One of the hottest topics in cryptocurrency right now is the potential ability for distributed ledger technology to transform the borrow and lending activities in traditional banking. This helps banks solve two major issues: application of legal actions and liquidity.
But “on-chain” technology could solve another essential, but less recognized, problem: credit. In theory all the information is right in front of you on the blockchain, but the utopian world and the real world are two different things.
There remain some significant pain points that are holding back “on-chain” borrowing and lending from really taking off and entering the mainstream. I see the following three as the most critical:
With these being three major impediments to mass adoption of on-chain lending, the question then becomes how to get past them. When it comes to the maturity of technology and the safety of contracts, lenders need to be certain information will be safeguarded and clear from any hacking risks that could compromise them and the finances of their enterprise. For the operational side of lending and borrowing including the KYC / AML process, technology solutions are certainly helping to streamline matters. For example, forms that pre-populate with publicly-available information would save significant time and money for everyone involved. While these are all certainly very important, of the three hurdles to on-chain lending adoption, I look to trading and settlement as the greatest challenge to address.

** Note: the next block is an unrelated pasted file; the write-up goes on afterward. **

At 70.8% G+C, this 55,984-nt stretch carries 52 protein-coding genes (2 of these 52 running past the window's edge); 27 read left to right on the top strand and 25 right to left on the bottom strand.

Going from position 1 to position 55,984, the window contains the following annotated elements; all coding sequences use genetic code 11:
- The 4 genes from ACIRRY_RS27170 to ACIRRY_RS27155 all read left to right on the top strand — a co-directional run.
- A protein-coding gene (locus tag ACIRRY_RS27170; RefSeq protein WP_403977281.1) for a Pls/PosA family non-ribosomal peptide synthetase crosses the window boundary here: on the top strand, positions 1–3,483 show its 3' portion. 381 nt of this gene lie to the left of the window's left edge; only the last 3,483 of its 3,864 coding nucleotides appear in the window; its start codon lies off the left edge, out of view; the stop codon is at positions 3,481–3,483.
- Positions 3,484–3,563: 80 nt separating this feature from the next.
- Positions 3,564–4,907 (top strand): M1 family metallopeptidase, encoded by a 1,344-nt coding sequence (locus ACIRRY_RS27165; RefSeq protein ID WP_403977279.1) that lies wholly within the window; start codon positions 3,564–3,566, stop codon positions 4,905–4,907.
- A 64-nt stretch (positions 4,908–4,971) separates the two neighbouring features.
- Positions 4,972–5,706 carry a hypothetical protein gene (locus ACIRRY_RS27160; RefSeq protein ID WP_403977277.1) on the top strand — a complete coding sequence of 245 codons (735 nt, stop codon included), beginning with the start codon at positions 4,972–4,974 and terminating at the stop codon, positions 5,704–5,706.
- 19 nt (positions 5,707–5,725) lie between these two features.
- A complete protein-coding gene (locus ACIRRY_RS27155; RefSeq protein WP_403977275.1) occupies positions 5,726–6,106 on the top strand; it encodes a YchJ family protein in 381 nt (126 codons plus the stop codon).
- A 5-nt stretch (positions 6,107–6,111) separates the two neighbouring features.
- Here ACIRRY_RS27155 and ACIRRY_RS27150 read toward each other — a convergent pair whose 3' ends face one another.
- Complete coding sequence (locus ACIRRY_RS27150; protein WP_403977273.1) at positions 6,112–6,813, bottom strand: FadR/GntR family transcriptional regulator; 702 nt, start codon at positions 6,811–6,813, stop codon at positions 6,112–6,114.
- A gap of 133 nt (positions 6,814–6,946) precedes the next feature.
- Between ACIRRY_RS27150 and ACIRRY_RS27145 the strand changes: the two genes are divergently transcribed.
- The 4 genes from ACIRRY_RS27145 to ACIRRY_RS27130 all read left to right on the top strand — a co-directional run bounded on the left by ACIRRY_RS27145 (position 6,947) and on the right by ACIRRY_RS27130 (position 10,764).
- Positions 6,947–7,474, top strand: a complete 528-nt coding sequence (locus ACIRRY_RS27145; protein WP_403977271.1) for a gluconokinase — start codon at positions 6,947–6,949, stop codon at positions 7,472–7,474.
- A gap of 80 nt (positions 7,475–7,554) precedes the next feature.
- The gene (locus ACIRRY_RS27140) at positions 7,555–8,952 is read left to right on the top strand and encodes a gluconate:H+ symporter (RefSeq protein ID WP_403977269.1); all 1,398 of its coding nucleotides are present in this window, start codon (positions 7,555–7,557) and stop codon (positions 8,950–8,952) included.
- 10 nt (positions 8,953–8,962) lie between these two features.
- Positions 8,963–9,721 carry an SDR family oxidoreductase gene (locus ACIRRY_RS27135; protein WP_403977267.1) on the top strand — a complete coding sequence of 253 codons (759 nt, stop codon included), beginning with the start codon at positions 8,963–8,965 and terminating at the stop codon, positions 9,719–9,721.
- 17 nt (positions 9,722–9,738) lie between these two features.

To create a truly viable on-chain lending environment, there needs to be a trusted liquidity provider to help the lender manage margins and decrease exposure to market risk. With better liquidity (an issue that’s certainly nothing new to crypto trading in general), the margin management process will be much more intensive, helping to increase margins and incentivize people and institutions to borrow and lend. And this all helps investors’ confidence in the solution.
In time, on-chain lending will absolutely go mainstream. This is likely to happen in the next couple years and as we start to see the value of this adoption, there will be a significant inflection point. Enhanced products and technologies as well as operational efficiencies, aided by an improved regulatory landscape, should likely mean a bright future is ahead for on-chain lending.
There will no doubt be bumps in the road. But the same could be said of any major technology advancement. Back in the initial “dot-com boom,” major players like eBay or Amazon might have outages driven by demand. Yet those days were not preliminary indications of failure, but rather high demand for a valuable service. In these situations, the company or the industry as a whole learns, makes improvements and creates a better overall experience. The same will likely be true in on-chain lending. It won’t be necessarily a linear progression, but the overall trendline points in a positive direction. And this progress will benefit everyone involved.
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